Awkward Conversation #249: Telling a Parent Her Teenager Has Mental Retardation

It never really gets easier. I get better at my schpeal, but telling a parent their child tested in the retarded range is never easy. It can lead to some very awkward and emotional moments, especially when a parent is getting the news for the first time and the child is FOURTEEN years old. I present to you, Awkward Conversation #249 (get a fresh cup of coffee, it’s a long one…)

Scene: Parent’s home (this parent refused to come to a school meeting, as every school meeting for the past, oh 8 years, has been people telling her that her daughter is behind, acting out, and in trouble). Blaring in the background is Jerry Springer-esque show, where every other word is bleeped out. We’re not going to turn that down, just to add to the awkwardness of having to yell the words, “Mental Retardation.” Good times.

Me: Thank you for allowing us in your home today. I look forward to sharing how Julia learns best and developing a school program that works for her. Before we start, how do you think things are going at school for her? (Knowing full well things are NOT going well. She wanders around the class and yells at teachers every day and is currently suspended).

Mom: I think she just needs tutoring.

Me: Hm…okay, so you are concerned about her academics (BTW, she tested in at the 2nd grade level in reading, math, and writing and she’s a 7th grader).

Mom: Mmm.

Jerry Springer Guest (in background): You think my baby mama gonna BLEEEEP BLEEEP BLEEEP BLEEEEEEEEEP

Me: Right. So let’s have a look at some of the possible reasons why Julia may be struggling academically. I tested her on how she solves brand new problems. This is a test that she can’t study for, as it is a set of new problems, both verbal and visual. (Read: IQ test). I give her very little help in solving them, and it is a good way to measure her thinking skills.

Mom:

Me: Okay. So here is a chart of where most students score. If she were just the same as her peers, she would fall here (points to average range). On both visual and verbal problem-solving, Julia scored here (points to 70—cut off for mental retardation). For example, when I asked her how a banana, apple and orange are alike, she said, “pear.” That’s not quite…erm…it’s related to what I said, but she misses the main point, that they are all fruits. Do you ever notice that sometimes she has difficulties expressing herself to you, or when telling you a story?

Mom: (Noncommittal grunt)

Me: Um. Okay. So you can imagine in the class, where she is currently learning about the Mayan empire, she might have a hard time making connections on her own without help. In head: Not to mention she can’t read the 7th grade text at all. She also might start to wander the class and get angry and yell, because most teenagers would rather look dumb than stupid.

Jerry Springer Guest (in background): BLEEEEPidy BLEEEPin’ BLEEEP!

Me: May I ask if this sounds like Julia? Am I describing her accurately?

Mom: (Stony silence).

Me: (In head: Is she getting this? Is it sinking in where I’m going with this?). I know this must be difficult to hear.

Mom: Not really.

Me: Um…erm..so what are your thoughts so far?

Mom: I think she needs tutoring. I’m not into labels. A student can get special education without being labeled.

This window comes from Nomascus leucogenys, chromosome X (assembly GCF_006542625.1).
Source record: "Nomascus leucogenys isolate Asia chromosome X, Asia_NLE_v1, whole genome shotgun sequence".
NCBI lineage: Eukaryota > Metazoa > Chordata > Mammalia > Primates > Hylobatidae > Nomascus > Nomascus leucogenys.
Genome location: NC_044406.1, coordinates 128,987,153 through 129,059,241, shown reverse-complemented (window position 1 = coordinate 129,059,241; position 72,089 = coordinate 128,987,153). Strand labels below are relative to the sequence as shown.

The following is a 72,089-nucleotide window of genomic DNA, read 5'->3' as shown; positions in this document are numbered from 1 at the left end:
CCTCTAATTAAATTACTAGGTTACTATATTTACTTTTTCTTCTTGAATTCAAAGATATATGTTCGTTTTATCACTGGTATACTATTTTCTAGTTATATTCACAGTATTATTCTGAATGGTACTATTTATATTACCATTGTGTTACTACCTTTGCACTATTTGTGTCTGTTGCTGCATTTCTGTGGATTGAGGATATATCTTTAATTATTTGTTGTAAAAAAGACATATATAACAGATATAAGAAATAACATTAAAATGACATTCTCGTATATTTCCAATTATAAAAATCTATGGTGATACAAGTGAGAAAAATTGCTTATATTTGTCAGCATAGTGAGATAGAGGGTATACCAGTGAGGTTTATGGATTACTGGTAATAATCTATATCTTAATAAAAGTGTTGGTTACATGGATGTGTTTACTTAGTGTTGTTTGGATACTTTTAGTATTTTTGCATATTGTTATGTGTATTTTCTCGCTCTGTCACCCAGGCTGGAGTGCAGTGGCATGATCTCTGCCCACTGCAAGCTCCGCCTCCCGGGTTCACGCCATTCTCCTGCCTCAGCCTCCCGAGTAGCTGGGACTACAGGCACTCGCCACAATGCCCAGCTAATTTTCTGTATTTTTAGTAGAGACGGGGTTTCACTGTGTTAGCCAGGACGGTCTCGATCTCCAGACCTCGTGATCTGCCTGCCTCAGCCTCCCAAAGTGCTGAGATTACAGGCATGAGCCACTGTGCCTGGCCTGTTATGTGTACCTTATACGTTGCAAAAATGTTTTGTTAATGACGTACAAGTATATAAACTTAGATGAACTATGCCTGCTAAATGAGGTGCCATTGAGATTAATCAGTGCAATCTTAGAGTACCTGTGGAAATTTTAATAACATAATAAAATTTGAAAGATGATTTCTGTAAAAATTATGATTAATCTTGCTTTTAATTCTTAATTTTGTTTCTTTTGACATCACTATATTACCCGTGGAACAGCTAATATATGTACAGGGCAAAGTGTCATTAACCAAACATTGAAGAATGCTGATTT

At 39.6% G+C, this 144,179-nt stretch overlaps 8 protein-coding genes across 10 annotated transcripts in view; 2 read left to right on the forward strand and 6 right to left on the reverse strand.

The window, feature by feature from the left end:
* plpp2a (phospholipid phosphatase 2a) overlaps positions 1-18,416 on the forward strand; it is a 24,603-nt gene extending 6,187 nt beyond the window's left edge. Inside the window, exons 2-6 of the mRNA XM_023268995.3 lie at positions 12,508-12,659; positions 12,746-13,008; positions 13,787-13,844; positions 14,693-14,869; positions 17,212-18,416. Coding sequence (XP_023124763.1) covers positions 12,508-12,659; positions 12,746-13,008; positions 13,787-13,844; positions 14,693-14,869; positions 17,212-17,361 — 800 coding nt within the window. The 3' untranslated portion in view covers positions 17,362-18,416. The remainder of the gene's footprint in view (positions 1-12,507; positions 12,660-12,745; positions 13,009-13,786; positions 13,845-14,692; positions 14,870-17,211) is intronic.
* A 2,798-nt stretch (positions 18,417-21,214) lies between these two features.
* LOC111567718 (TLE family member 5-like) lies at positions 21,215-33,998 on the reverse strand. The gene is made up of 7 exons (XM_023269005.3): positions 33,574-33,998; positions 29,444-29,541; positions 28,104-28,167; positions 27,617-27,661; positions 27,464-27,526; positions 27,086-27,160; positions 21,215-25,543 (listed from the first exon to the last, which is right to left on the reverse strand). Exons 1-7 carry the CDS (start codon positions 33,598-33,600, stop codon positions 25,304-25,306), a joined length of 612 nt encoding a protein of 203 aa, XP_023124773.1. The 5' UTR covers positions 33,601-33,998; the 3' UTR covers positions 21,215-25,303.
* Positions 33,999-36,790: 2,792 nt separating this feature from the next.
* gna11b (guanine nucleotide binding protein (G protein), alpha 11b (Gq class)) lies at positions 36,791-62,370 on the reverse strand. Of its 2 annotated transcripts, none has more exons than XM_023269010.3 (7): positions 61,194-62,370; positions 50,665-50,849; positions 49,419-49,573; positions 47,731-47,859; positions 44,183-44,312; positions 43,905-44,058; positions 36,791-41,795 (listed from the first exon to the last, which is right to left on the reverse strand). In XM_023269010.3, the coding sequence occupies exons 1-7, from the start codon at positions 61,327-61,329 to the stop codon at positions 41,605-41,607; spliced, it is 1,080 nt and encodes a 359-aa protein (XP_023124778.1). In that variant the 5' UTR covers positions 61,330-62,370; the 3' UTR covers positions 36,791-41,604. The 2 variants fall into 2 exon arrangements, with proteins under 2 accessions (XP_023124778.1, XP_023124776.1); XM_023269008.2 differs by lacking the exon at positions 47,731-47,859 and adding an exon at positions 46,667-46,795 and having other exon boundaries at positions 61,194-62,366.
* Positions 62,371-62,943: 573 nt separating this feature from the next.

Me: While tutoring is a good option, we also want to make sure that Julia’s teachers really understand her, and that she struggles so much with her thinking skills on her own. She can learn, but she requires a lot of support, repetition, and presentation of the material in simple ways. I don’t like labels either, but if they get her better services, then we should think about what is best for Julia. Without a label, you will continue to get calls every day and Julia will likely be misunderstood by her teachers and blamed for things she can’t help. Okay, self, time to just spit it out. She qualifies as mentally retarded. Here goes my “13 Doors Schpeal”.

Um, when we think about special education, we think of 13 “doors” into the program. Each “door” is a disability and with each disability there is a program. (To spare you all, I then go into the process of elimination of doors—not learning disability, not physical disability, not emotional disability—until we reach the “door” that in our district is called Mental Retardation)*

DEEP BREATH.

Ms. Parent, I’m going to use a term that is often kind of hard to hear, but I would be doing Julia a disservice if I didn’t use a term that we can all understand. Knowing what is causing her academic difficulties is the first step to giving her what she needs. The only “door” to services that is left is Mental Retardation. Now, there are several kinds of Mental Retardation. Julia is not in the severe range (points to bottom of chart), so we would not put her in a class with students who cannot take care of themselves, have physical challenges, or are learning only basic life skills. Julia has mild mental retardation (points to 70 on chart) and she has some typical life skills, so she would be in a class that would give her practical academic skills, like making change at the store, and reading and writing in the real world.**

Family Feud Guest (blaring in background): The Movies! Teenagers make out at the Movies! Buuuuuzzzzzz.

Mom: (Mumbles) Lover’s Lane.

Me: Excuse me? (Oh dear she is answering the Family Feud game). Right. So this must be difficult to hear that Julia has mild mental retardation, but the good news is we can find her a classroom where her needs can be met. Does this information surprise you? What are your thoughts?

Mom: I’m not surprised. Oh, and we’re probably moving out of the district next month.

End Scene